Friday, December 5, 2008

The Tan Oak came back with a vengence.

Ben Said:
"Redwood Forest Foundation (RFFI) is looking for ideas on how to remove tanoak and have the trees pay for the removal. They have 50,000 acres from Piercy/Legget to the coast. Any ideas?"



Ben as you know, the forest/timber industry considers the Tan Oak to be a weed. Back in the sixties and seventies, Mal Coombs spent a lot of big bucks hoping to find a use for Tan Oak. He had thousands of acres of them choking out Redwood and Fir trees. He brought many of the oak logs into his mill and experimented with them. He already had a steam powered drying kiln for the kiln-dried Redwood products that he sold. He did a lot of experimenting in drying the lumber for high quality furniture. The tan wood proved to be too unstable for furniture. I think that people nowadays would be glad to have it. We have forgotten what quality is.

He developed a baseball bat out of the Tan Oak. There was something wrong with the wood where it wasn’t strong enough, or something like that. I’m not sure what was wrong with the wood, but they even made a bat that was laminated with fiberglass to make a wood quality bat, but it was not approved by the baseball industry. I think that he was just not one of the baseball “good old boys”.

After the bat thing failed, they tried to manufacture various small board flooring options. The only flooring that Mal would approve of, that he would put his name on, was the small wood pieced Parquet flooring. The flooring was beautiful, but it was not as successful as a product as he had hoped it would be.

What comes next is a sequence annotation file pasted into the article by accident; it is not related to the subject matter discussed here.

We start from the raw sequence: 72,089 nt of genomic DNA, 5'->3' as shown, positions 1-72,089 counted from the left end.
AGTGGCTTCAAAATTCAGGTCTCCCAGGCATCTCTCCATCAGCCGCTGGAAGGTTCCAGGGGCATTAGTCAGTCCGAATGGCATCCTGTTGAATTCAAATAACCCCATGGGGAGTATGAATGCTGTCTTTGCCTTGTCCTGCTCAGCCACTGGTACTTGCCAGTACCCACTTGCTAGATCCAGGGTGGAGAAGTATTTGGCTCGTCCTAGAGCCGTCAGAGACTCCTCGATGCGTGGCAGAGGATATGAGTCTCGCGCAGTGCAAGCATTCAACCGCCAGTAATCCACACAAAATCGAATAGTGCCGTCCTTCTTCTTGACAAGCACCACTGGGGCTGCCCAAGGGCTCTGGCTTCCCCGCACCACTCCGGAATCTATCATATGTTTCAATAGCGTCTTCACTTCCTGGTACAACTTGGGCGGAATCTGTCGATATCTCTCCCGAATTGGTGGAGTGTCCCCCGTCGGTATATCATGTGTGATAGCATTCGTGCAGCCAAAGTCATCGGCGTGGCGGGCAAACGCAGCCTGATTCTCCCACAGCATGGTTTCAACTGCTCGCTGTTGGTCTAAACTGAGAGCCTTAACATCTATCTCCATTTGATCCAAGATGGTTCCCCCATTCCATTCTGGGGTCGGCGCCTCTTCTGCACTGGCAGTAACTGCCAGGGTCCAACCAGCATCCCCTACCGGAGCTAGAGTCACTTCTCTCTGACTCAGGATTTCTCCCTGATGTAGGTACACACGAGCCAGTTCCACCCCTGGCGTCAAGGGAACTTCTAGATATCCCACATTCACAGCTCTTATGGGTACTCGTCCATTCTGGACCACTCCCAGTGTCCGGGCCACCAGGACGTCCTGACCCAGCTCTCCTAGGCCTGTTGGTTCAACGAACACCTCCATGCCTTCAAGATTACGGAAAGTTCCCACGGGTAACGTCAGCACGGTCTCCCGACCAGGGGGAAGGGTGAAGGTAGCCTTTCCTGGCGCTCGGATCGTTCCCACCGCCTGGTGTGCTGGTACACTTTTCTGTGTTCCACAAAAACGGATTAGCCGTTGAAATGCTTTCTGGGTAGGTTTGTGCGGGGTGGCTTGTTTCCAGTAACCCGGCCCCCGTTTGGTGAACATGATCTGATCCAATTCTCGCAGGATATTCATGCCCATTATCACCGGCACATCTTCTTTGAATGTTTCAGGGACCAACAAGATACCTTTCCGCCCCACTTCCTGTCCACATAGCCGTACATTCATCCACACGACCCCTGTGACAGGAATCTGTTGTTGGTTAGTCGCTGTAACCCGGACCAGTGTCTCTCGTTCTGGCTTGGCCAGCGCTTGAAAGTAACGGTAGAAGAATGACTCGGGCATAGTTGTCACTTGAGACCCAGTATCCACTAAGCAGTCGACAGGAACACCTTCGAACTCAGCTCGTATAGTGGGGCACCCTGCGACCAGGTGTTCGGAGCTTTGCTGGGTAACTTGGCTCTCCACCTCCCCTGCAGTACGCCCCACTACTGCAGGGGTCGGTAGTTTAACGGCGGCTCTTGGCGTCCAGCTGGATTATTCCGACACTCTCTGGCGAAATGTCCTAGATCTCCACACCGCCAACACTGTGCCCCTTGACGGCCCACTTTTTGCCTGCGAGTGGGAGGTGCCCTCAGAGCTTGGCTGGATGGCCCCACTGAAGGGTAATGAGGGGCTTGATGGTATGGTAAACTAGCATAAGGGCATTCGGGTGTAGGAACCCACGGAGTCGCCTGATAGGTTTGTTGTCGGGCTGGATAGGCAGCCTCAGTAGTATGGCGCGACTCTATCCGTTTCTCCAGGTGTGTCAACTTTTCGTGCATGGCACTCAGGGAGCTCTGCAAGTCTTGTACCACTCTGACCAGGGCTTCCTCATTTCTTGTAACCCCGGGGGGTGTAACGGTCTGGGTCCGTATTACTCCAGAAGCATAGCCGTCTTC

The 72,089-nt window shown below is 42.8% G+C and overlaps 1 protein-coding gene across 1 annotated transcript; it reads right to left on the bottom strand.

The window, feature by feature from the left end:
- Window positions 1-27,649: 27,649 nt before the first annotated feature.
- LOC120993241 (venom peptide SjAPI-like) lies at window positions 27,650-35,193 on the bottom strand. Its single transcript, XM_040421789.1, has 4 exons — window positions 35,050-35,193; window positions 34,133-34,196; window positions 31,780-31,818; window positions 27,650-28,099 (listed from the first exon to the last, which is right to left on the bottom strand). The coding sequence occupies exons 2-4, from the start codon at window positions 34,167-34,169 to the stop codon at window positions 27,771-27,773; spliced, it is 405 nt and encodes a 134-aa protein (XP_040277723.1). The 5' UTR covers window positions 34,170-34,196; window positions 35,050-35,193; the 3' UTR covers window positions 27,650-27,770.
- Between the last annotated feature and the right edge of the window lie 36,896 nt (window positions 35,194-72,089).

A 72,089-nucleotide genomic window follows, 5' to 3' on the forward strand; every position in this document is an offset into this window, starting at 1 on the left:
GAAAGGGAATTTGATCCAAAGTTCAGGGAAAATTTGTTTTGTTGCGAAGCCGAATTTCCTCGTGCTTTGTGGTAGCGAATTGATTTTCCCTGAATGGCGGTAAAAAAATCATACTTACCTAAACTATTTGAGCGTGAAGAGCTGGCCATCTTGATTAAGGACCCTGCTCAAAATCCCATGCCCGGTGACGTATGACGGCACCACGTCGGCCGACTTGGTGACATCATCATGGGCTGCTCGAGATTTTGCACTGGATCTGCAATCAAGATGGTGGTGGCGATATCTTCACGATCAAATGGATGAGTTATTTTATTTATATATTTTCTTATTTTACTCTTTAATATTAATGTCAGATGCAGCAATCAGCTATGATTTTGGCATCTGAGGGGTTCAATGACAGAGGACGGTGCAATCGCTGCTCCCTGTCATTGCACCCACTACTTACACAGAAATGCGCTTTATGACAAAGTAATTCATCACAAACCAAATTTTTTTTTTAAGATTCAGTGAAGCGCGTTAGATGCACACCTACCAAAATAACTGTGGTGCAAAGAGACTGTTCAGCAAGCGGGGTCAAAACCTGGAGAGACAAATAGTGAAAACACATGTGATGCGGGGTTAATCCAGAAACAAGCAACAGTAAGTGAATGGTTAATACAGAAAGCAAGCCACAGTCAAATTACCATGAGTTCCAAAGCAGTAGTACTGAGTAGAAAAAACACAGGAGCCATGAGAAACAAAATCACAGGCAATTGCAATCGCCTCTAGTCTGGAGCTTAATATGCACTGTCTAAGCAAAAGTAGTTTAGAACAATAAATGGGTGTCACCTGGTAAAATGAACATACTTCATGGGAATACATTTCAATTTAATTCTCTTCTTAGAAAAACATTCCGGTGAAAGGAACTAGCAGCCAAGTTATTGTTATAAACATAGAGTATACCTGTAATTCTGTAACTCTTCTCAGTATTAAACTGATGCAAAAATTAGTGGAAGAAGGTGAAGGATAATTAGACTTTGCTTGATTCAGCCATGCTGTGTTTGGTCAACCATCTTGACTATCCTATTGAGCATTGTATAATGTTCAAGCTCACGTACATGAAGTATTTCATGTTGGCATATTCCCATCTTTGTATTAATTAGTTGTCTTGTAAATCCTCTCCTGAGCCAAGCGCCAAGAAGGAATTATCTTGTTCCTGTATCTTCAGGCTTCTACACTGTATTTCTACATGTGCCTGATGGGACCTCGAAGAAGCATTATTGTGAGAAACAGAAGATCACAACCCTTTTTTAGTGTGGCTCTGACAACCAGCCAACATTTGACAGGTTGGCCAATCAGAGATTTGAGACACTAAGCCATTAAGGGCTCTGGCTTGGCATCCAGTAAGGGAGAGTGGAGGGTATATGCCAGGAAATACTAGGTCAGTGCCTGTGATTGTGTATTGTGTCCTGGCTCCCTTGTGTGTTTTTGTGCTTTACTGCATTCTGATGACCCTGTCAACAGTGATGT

An interesting story: When Mal was just going into full production with the Tan Oak flooring, the Humboldt County Airport in McKinleyville was just being built, and Mal negotiated a deal with the county to put his Tan Oak Parquet Flooring in the main terminal. Somehow a piece of Chinquapin Oak, that he was also experimenting with, got mixed in with the Tan Oak. It was not noticed until the Varnish was applied to the floor, then the different colored Chinquapin stood out like a sore thumb. Mal had to stand the cost of re-flooring the whole main terminal. He was not a happy camper!

The flooring was in the main terminal of the airport until the recent remodel. It would still be beautiful today if it had been taken care of. Unfortunately, the way the county takes care of things is smear wax on the dirt over the top of the floor until it becomes unrecognizable, then replace the beautiful oak floor with concrete.

Now back to the question that you asked me…
The Tan Oak can only be used for small piece lumber due to the fact that it is unstable, but it might be practical to chip as hog fuel for all of the co-generation plants that are going to run out of fuel with all of the mills closing. The plus there, is that there is a bunch of already trained woodsmen that could do that work if they get right on it. If not they will be leaving for somewhere else, because there is just no work for them here.